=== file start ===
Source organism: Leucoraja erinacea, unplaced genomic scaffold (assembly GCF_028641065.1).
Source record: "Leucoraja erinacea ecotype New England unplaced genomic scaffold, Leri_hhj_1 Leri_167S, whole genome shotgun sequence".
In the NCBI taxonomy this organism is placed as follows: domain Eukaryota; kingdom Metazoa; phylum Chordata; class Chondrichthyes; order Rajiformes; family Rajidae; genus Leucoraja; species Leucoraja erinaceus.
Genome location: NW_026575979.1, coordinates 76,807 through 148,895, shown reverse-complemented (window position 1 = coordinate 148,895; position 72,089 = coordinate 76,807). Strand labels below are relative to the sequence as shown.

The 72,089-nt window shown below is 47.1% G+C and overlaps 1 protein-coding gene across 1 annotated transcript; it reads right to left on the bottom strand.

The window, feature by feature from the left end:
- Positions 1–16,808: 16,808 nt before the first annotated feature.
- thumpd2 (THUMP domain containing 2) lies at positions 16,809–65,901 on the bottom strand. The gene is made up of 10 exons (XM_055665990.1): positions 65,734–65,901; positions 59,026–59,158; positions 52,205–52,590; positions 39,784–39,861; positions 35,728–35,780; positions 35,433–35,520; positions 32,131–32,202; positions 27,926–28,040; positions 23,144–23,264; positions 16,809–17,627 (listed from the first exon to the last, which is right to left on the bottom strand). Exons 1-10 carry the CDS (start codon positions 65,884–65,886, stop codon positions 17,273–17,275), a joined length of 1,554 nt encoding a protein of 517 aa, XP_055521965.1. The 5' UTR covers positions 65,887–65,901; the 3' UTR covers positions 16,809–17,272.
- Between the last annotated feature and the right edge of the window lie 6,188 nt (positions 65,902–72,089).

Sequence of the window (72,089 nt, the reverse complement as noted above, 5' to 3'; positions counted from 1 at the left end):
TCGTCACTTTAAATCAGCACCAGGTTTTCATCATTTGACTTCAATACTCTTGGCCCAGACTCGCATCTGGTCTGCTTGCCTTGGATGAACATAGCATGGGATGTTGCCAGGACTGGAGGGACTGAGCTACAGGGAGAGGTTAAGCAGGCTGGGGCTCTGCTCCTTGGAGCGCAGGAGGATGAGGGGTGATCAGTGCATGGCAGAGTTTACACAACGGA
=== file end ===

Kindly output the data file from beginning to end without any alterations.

Source organism: Leucoraja erinacea, unplaced genomic scaffold (assembly GCF_028641065.1).
Source record: "Leucoraja erinacea ecotype New England unplaced genomic scaffold, Leri_hhj_1 Leri_167S, whole genome shotgun sequence".
In the NCBI taxonomy this organism is placed as follows: domain Eukaryota; kingdom Metazoa; phylum Chordata; class Chondrichthyes; order Rajiformes; family Rajidae; genus Leucoraja; species Leucoraja erinaceus.
Genome location: NW_026575979.1, coordinates 76,807 through 148,895, shown reverse-complemented (window position 1 = coordinate 148,895; position 72,089 = coordinate 76,807). Strand labels below are relative to the sequence as shown.

The 72,089-nt window shown below is 47.1% G+C and overlaps 1 protein-coding gene across 1 annotated transcript; it reads right to left on the bottom strand.

The window, feature by feature from the left end:
- Positions 1–16,808: 16,808 nt before the first annotated feature.
- thumpd2 (THUMP domain containing 2) lies at positions 16,809–65,901 on the bottom strand. The gene is made up of 10 exons (XM_055665990.1): positions 65,734–65,901; positions 59,026–59,158; positions 52,205–52,590; positions 39,784–39,861; positions 35,728–35,780; positions 35,433–35,520; positions 32,131–32,202; positions 27,926–28,040; positions 23,144–23,264; positions 16,809–17,627 (listed from the first exon to the last, which is right to left on the bottom strand). Exons 1-10 carry the CDS (start codon positions 65,884–65,886, stop codon positions 17,273–17,275), a joined length of 1,554 nt encoding a protein of 517 aa, XP_055521965.1. The 5' UTR covers positions 65,887–65,901; the 3' UTR covers positions 16,809–17,272.
- Between the last annotated feature and the right edge of the window lie 6,188 nt (positions 65,902–72,089).

Sequence of the window (72,089 nt, the reverse complement as noted above, 5' to 3'; positions counted from 1 at the left end):
TCGTCACTTTAAATCAGCACCAGGTTTTCATCATTTGACTTCAATACTCTTGGCCCAGACTCGCATCTGGTCTGCTTGCCTTGGATGAACATAGCATGGGATGTTGCCAGGACTGGAGGGACTGAGCTACAGGGAGAGGTTAAGCAGGCTGGGGCTCTGCTCCTTGGAGCGCAGGAGGATGAGGGGTGATCAGTGCATGGCAGAGTTTACACAACGGA